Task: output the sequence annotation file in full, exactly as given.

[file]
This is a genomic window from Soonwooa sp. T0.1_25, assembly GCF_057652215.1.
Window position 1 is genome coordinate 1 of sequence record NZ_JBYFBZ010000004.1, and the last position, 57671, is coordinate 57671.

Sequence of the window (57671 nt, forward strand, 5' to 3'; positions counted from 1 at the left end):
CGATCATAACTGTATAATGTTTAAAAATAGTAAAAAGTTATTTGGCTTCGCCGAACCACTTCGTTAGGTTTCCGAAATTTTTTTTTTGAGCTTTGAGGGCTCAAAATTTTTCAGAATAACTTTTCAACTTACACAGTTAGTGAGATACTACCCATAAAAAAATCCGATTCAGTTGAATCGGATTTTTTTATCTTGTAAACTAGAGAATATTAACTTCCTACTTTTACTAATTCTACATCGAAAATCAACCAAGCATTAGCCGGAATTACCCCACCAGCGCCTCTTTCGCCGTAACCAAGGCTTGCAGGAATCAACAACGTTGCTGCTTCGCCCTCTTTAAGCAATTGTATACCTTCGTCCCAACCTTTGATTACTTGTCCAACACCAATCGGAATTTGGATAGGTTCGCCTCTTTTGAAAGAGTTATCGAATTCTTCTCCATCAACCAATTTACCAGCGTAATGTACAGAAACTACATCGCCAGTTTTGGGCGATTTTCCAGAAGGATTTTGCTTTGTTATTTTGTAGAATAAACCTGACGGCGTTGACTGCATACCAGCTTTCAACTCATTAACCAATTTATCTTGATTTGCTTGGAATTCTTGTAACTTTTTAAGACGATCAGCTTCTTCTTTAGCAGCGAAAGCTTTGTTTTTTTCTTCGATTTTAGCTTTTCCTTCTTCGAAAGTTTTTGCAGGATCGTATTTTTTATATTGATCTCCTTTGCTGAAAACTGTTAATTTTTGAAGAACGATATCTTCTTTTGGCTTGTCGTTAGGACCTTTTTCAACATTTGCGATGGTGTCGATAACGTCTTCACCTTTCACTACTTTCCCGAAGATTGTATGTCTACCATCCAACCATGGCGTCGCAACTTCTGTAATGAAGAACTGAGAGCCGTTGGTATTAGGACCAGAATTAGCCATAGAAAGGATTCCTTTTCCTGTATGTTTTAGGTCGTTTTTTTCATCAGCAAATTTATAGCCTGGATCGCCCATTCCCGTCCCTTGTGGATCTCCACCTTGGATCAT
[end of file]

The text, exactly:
This is a genomic window from Soonwooa sp. T0.1_25, assembly GCF_057652215.1.
Window position 1 is genome coordinate 1 of sequence record NZ_JBYFBZ010000004.1, and the last position, 57671, is coordinate 57671.

Sequence of the window (57671 nt, forward strand, 5' to 3'; positions counted from 1 at the left end):
CGATCATAACTGTATAATGTTTAAAAATAGTAAAAAGTTATTTGGCTTCGCCGAACCACTTCGTTAGGTTTCCGAAATTTTTTTTTTGAGCTTTGAGGGCTCAAAATTTTTCAGAATAACTTTTCAACTTACACAGTTAGTGAGATACTACCCATAAAAAAATCCGATTCAGTTGAATCGGATTTTTTTATCTTGTAAACTAGAGAATATTAACTTCCTACTTTTACTAATTCTACATCGAAAATCAACCAAGCATTAGCCGGAATTACCCCACCAGCGCCTCTTTCGCCGTAACCAAGGCTTGCAGGAATCAACAACGTTGCTGCTTCGCCCTCTTTAAGCAATTGTATACCTTCGTCCCAACCTTTGATTACTTGTCCAACACCAATCGGAATTTGGATAGGTTCGCCTCTTTTGAAAGAGTTATCGAATTCTTCTCCATCAACCAATTTACCAGCGTAATGTACAGAAACTACATCGCCAGTTTTGGGCGATTTTCCAGAAGGATTTTGCTTTGTTATTTTGTAGAATAAACCTGACGGCGTTGACTGCATACCAGCTTTCAACTCATTAACCAATTTATCTTGATTTGCTTGGAATTCTTGTAACTTTTTAAGACGATCAGCTTCTTCTTTAGCAGCGAAAGCTTTGTTTTTTTCTTCGATTTTAGCTTTTCCTTCTTCGAAAGTTTTTGCAGGATCGTATTTTTTATATTGATCTCCTTTGCTGAAAACTGTTAATTTTTGAAGAACGATATCTTCTTTTGGCTTGTCGTTAGGACCTTTTTCAACATTTGCGATGGTGTCGATAACGTCTTCACCTTTCACTACTTTCCCGAAGATTGTATGTCTACCATCCAACCATGGCGTCGCAACTTCTGTAATGAAGAACTGAGAGCCGTTGGTATTAGGACCAGAATTAGCCATAGAAAGGATTCCTTTTCCTGTATGTTTTAGGTCGTTTTTTTCATCAGCAAATTTATAGCCTGGATCGCCCATTCCCGTCCCTTGTGGATCTCCACCTTGGATCAT